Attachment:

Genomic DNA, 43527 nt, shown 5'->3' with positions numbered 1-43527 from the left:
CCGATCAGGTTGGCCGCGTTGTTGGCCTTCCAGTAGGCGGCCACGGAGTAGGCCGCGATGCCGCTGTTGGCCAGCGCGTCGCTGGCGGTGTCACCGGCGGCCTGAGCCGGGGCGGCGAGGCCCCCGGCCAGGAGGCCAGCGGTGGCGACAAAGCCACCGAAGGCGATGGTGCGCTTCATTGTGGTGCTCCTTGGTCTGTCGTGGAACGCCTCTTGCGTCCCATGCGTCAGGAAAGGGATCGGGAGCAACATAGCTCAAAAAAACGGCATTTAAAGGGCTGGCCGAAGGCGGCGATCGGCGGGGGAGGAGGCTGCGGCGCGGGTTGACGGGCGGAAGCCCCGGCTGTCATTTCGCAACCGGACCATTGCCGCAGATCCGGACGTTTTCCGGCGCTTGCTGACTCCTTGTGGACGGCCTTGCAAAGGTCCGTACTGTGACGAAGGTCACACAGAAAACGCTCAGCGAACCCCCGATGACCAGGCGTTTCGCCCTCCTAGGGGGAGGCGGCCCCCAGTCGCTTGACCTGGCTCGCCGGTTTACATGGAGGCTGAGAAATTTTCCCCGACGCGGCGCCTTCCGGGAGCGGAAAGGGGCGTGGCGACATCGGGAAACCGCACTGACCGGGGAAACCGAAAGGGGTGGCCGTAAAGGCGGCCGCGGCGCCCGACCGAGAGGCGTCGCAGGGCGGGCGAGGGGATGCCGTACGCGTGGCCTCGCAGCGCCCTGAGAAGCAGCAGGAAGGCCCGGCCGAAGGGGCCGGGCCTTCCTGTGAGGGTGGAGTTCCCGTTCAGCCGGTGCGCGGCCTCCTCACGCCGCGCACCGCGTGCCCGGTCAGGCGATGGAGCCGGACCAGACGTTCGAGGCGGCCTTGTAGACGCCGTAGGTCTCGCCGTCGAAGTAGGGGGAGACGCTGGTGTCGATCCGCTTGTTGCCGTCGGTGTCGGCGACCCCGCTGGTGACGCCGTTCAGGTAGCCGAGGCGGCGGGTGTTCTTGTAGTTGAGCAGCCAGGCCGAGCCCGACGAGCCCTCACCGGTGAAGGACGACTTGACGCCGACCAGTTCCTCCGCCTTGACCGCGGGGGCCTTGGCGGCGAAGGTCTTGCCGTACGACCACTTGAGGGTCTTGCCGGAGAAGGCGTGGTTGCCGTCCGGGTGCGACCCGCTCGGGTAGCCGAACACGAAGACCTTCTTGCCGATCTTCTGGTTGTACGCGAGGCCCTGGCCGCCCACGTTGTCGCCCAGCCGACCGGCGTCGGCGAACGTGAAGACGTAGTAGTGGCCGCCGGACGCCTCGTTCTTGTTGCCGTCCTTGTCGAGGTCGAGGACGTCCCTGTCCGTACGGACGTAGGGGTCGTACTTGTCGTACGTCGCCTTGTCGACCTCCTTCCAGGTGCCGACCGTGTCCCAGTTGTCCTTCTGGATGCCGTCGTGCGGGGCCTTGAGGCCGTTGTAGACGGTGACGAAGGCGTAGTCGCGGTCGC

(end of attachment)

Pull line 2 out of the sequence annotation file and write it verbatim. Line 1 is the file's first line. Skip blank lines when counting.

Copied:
CCGATCAGGTTGGCCGCGTTGTTGGCCTTCCAGTAGGCGGCCACGGAGTAGGCCGCGATGCCGCTGTTGGCCAGCGCGTCGCTGGCGGTGTCACCGGCGGCCTGAGCCGGGGCGGCGAGGCCCCCGGCCAGGAGGCCAGCGGTGGCGACAAAGCCACCGAAGGCGATGGTGCGCTTCATTGTGGTGCTCCTTGGTCTGTCGTGGAACGCCTCTTGCGTCCCATGCGTCAGGAAAGGGATCGGGAGCAACATAGCTCAAAAAAACGGCATTTAAAGGGCTGGCCGAAGGCGGCGATCGGCGGGGGAGGAGGCTGCGGCGCGGGTTGACGGGCGGAAGCCCCGGCTGTCATTTCGCAACCGGACCATTGCCGCAGATCCGGACGTTTTCCGGCGCTTGCTGACTCCTTGTGGACGGCCTTGCAAAGGTCCGTACTGTGACGAAGGTCACACAGAAAACGCTCAGCGAACCCCCGATGACCAGGCGTTTCGCCCTCCTAGGGGGAGGCGGCCCCCAGTCGCTTGACCTGGCTCGCCGGTTTACATGGAGGCTGAGAAATTTTCCCCGACGCGGCGCCTTCCGGGAGCGGAAAGGGGCGTGGCGACATCGGGAAACCGCACTGACCGGGGAAACCGAAAGGGGTGGCCGTAAAGGCGGCCGCGGCGCCCGACCGAGAGGCGTCGCAGGGCGGGCGAGGGGATGCCGTACGCGTGGCCTCGCAGCGCCCTGAGAAGCAGCAGGAAGGCCCGGCCGAAGGGGCCGGGCCTTCCTGTGAGGGTGGAGTTCCCGTTCAGCCGGTGCGCGGCCTCCTCACGCCGCGCACCGCGTGCCCGGTCAGGCGATGGAGCCGGACCAGACGTTCGAGGCGGCCTTGTAGACGCCGTAGGTCTCGCCGTCGAAGTAGGGGGAGACGCTGGTGTCGATCCGCTTGTTGCCGTCGGTGTCGGCGACCCCGCTGGTGACGCCGTTCAGGTAGCCGAGGCGGCGGGTGTTCTTGTAGTTGAGCAGCCAGGCCGAGCCCGACGAGCCCTCACCGGTGAAGGACGACTTGACGCCGACCAGTTCCTCCGCCTTGACCGCGGGGGCCTTGGCGGCGAAGGTCTTGCCGTACGACCACTTGAGGGTCTTGCCGGAGAAGGCGTGGTTGCCGTCCGGGTGCGACCCGCTCGGGTAGCCGAACACGAAGACCTTCTTGCCGATCTTCTGGTTGTACGCGAGGCCCTGGCCGCCCACGTTGTCGCCCAGCCGACCGGCGTCGGCGAACGTGAAGACGTAGTAGTGGCCGCCGGACGCCTCGTTCTTGTTGCCGTCCTTGTCGAGGTCGAGGACGTCCCTGTCCGTACGGACGTAGGGGTCGTACTTGTCGTACGTCGCCTTGTCGACCTCCTTCCAGGTGCCGACCGTGTCCCAGTTGTCCTTCTGGATGCCGTCGTGCGGGGCCTTGAGGCCGTTGTAGACGGTGACGAAGGCGTAGTCGCGGTCGC